Week in perspective;Briefing;The week in education;News amp; Opinion

3rd December 1999 at 00:00
MARTIN MCGUINNESS, the alleged former IRA leader, became the new Northern Ireland education minister this week, as home rule returned to Ulster after a 25-year gap.

Hard-line Unionists reacted angrily. Ian Paisley, whose Democratic Unionist Party turned down the education post accused Mr McGuinness of having a private army at his back.

Sean Farren of the SDLP was appointed as minister for higher and further education - giving Nationalists a clean sweep of the top education jobs.

Mr McGuinness, who has twice been jailed for membership of the IRA and was Sinn Fein's chief negotiator in the recent peace talks, promised to act in the best interests of all children - whatever their political persuasion.

A key issue will be the future of the province's grammar-school system which Sinn Fein opposes but which is popular with many Protestants.

Back in England, an NASUWT special conference on the issue, threatened industrial action if ministers refused to use next year's pay settlement to put a limit on teachers' working hours. But the conference rejected calls from activists to boycott the new pay structure.

The tricky job of finding common ground between the Government and teachers over pay reform has gone to David Puttnam, this week appointed head of the new General Teaching Council. Lord Puttnam, who made his name as an Oscar-winning film producer, is a member of the standards taskforce and organises the Government's teaching awards. The Labour peer's appointment will be viewed as a sign that ministers are trying to control the GTC. But Lord Puttnam is known to be sympathetic to teachers and earlier this year called for chief inspector Chris Woodhead to resign.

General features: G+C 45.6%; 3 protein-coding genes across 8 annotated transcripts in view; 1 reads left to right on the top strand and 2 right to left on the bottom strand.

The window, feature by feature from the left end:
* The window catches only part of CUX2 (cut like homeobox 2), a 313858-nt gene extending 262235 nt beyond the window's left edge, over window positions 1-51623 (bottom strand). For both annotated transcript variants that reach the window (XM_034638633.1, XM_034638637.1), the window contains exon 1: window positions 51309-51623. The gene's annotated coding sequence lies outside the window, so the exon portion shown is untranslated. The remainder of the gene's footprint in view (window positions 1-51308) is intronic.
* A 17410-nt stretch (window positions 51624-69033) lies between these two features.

David Blunkett will also need a new general in his battle to convince teachers that the pay reforms are a good idea. Conor Ryan, his spin doctor, has left to give Frank Dobson's campaign for London mayor a much-needed boost.

Elsewhere, Cambridge Education Associates was announced as the Government's preferred bidder to take over Islington's education services in what will be the first full-scale privatisation of a local education authority.

CEA, which works with the Office for Standards in Education and several local authorities, is set to take control in April, hoping to improve the London borough's dismal exam performance.

Pupils hoping to improve their own exam results by appealing against the marking will have to think twice in future. David Blunkett has said he will allow GCSE and A-level grades to be lowered as well as raised on appeal. All pupils will be given the right to see their marked scripts on request.

Whatever their grades, A-level students will now be better informed when choosing a university. League tables of 175 universities and colleges were published for the first time by the Higher Education Funding Council this week, giving information on drop-out rates, the background of students, and academic and research performance.

Still, according to Warwick University research, any degree is worth having. Only 2 per cent of those leaving university were out of work three years after graduation and only one in ten was in a non-graduate job.

The study, of more than 11,000 young adults who graduated in 1995, also found no difference in employment levels between those who went to traditional and new universities.

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